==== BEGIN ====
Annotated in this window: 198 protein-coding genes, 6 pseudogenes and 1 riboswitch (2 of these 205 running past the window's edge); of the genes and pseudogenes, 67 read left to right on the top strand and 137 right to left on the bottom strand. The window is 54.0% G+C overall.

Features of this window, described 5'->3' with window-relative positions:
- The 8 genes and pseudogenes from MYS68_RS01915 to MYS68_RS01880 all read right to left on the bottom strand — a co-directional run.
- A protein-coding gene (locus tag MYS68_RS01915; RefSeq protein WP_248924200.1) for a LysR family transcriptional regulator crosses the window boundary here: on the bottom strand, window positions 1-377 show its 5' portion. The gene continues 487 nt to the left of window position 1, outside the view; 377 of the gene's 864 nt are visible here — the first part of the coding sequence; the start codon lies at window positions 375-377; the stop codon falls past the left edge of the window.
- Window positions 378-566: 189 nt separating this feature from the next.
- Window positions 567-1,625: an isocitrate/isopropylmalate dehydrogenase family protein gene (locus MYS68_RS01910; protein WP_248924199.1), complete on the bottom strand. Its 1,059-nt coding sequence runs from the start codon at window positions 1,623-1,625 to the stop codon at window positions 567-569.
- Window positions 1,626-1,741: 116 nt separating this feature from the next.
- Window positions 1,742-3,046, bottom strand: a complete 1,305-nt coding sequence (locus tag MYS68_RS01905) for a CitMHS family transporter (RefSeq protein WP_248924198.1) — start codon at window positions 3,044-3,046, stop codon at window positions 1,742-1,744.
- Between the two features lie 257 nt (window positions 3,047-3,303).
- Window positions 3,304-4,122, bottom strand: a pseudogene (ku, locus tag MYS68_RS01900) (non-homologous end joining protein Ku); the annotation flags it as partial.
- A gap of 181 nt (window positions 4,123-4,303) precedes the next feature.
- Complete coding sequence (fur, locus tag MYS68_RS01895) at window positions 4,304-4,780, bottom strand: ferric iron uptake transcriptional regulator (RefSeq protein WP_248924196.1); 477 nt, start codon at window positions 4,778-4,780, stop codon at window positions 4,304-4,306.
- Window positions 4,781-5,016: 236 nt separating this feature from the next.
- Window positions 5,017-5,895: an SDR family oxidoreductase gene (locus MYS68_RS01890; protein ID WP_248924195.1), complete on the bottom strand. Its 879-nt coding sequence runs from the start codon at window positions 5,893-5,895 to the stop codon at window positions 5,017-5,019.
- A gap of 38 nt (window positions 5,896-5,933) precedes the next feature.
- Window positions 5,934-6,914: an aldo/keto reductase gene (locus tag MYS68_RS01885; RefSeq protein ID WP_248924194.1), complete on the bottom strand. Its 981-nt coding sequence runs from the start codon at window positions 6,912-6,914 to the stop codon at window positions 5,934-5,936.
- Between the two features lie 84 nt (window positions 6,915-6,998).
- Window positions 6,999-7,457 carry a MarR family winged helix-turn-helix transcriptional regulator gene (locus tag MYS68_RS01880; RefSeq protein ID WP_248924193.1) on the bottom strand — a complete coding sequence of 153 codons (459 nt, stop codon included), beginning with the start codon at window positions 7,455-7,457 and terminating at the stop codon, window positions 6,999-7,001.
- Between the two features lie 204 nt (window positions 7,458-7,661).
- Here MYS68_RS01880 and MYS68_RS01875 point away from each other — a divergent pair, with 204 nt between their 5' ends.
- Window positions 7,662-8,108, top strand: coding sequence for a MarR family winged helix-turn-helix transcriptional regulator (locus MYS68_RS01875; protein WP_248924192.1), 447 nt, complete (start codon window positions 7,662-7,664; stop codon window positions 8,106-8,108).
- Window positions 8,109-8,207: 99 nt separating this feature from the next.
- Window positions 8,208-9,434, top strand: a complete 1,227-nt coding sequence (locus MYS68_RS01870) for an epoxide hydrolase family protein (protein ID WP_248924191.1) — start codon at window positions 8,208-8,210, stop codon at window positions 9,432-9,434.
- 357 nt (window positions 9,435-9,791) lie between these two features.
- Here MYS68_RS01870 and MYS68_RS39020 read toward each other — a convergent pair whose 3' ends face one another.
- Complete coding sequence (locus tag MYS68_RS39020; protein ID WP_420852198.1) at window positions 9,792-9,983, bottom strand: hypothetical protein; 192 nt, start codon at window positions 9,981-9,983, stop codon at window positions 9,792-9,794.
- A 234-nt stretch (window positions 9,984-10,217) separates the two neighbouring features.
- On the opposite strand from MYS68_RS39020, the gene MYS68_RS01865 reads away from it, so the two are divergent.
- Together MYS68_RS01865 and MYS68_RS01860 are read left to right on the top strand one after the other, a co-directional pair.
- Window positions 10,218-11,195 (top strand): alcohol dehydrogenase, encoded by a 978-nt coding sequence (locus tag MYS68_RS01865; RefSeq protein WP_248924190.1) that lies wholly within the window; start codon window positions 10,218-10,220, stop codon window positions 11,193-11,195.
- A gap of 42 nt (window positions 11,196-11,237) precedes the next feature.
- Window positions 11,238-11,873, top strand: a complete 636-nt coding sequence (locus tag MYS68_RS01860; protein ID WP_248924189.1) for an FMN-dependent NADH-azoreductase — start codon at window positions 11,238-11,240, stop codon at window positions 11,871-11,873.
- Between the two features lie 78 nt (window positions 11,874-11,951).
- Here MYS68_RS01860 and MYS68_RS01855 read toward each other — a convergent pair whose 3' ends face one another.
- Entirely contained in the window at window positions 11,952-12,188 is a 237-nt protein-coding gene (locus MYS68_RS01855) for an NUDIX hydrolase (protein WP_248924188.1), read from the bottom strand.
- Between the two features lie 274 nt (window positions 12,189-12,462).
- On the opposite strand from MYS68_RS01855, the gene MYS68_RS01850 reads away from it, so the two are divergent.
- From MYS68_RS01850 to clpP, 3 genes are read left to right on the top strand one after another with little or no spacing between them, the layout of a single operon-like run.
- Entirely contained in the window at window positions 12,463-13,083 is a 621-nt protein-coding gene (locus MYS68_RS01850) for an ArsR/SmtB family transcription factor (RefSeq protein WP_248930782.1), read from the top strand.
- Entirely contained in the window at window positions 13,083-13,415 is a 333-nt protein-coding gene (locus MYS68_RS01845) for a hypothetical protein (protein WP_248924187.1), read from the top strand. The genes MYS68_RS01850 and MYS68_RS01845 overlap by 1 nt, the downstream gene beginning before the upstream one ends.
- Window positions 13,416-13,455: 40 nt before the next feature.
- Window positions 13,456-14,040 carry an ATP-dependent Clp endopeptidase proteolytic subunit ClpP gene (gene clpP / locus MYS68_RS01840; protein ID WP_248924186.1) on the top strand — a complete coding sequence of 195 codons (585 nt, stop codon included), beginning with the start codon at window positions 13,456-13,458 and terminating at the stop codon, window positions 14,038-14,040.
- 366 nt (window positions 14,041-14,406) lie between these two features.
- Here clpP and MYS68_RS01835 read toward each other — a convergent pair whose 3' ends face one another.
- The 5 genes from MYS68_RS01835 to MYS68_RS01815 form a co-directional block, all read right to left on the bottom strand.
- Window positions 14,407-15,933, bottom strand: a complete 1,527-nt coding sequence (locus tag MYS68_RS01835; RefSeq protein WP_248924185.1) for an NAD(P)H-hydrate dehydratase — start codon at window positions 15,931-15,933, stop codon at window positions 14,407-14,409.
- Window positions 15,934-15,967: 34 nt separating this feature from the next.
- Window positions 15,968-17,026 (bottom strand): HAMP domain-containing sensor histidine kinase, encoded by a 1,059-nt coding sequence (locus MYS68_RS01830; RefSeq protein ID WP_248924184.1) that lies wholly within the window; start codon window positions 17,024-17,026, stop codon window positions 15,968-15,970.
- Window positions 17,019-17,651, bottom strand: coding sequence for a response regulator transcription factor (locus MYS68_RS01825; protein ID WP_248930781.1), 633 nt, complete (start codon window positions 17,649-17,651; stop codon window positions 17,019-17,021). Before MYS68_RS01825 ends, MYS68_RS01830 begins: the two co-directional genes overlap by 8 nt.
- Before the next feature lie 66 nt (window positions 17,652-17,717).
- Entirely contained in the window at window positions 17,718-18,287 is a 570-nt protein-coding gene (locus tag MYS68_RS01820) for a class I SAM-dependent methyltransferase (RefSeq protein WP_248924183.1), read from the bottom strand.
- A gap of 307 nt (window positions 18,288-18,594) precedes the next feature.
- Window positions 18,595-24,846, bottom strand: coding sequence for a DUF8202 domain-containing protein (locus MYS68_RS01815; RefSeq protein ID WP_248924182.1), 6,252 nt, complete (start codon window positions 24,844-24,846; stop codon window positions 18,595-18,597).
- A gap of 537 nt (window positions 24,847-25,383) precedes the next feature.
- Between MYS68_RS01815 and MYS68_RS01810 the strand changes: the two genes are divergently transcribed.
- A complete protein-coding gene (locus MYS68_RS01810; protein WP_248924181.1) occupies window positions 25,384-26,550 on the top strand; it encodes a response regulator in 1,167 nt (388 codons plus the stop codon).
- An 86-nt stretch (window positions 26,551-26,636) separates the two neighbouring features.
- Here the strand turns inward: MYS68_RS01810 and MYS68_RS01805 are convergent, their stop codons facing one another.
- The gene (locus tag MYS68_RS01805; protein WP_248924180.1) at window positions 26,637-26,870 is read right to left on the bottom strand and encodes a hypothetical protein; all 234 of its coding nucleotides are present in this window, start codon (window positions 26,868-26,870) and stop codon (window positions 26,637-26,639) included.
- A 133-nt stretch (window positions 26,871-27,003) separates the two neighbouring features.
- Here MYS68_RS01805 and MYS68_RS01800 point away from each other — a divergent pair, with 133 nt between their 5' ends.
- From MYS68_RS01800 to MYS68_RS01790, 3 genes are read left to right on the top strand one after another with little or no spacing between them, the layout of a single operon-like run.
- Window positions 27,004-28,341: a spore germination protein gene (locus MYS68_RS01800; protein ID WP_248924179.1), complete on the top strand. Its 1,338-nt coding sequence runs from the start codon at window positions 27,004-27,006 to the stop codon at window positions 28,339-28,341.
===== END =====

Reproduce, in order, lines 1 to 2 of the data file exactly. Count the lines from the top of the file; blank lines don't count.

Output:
Annotated in this window: 198 protein-coding genes, 6 pseudogenes and 1 riboswitch (2 of these 205 running past the window's edge); of the genes and pseudogenes, 67 read left to right on the top strand and 137 right to left on the bottom strand. The window is 54.0% G+C overall.

Features of this window, described 5'->3' with window-relative positions: